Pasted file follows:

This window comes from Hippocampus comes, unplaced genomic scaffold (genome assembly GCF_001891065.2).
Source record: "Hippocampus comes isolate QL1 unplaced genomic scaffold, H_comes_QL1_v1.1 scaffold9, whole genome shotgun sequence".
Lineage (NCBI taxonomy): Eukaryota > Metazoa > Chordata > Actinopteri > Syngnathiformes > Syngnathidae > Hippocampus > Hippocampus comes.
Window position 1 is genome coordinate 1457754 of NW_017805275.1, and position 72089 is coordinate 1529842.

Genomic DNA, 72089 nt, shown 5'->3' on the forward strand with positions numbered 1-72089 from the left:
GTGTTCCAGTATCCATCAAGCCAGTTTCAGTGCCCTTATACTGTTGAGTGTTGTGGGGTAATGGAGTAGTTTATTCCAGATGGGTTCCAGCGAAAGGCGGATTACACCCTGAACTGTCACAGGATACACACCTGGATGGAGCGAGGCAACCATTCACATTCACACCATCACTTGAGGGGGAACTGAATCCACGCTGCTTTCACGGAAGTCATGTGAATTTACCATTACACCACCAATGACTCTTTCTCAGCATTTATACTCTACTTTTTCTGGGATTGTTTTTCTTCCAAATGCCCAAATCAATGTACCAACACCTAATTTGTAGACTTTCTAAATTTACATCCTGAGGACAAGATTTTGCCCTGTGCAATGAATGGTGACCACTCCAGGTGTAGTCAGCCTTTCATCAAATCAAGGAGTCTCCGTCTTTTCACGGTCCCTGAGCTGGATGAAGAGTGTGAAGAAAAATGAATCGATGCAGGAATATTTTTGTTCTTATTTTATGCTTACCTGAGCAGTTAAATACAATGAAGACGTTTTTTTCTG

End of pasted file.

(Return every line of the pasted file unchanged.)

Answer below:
This window comes from Hippocampus comes, unplaced genomic scaffold (genome assembly GCF_001891065.2).
Source record: "Hippocampus comes isolate QL1 unplaced genomic scaffold, H_comes_QL1_v1.1 scaffold9, whole genome shotgun sequence".
Lineage (NCBI taxonomy): Eukaryota > Metazoa > Chordata > Actinopteri > Syngnathiformes > Syngnathidae > Hippocampus > Hippocampus comes.
Window position 1 is genome coordinate 1457754 of NW_017805275.1, and position 72089 is coordinate 1529842.

Genomic DNA, 72089 nt, shown 5'->3' on the forward strand with positions numbered 1-72089 from the left:
GTGTTCCAGTATCCATCAAGCCAGTTTCAGTGCCCTTATACTGTTGAGTGTTGTGGGGTAATGGAGTAGTTTATTCCAGATGGGTTCCAGCGAAAGGCGGATTACACCCTGAACTGTCACAGGATACACACCTGGATGGAGCGAGGCAACCATTCACATTCACACCATCACTTGAGGGGGAACTGAATCCACGCTGCTTTCACGGAAGTCATGTGAATTTACCATTACACCACCAATGACTCTTTCTCAGCATTTATACTCTACTTTTTCTGGGATTGTTTTTCTTCCAAATGCCCAAATCAATGTACCAACACCTAATTTGTAGACTTTCTAAATTTACATCCTGAGGACAAGATTTTGCCCTGTGCAATGAATGGTGACCACTCCAGGTGTAGTCAGCCTTTCATCAAATCAAGGAGTCTCCGTCTTTTCACGGTCCCTGAGCTGGATGAAGAGTGTGAAGAAAAATGAATCGATGCAGGAATATTTTTGTTCTTATTTTATGCTTACCTGAGCAGTTAAATACAATGAAGACGTTTTTTTCTG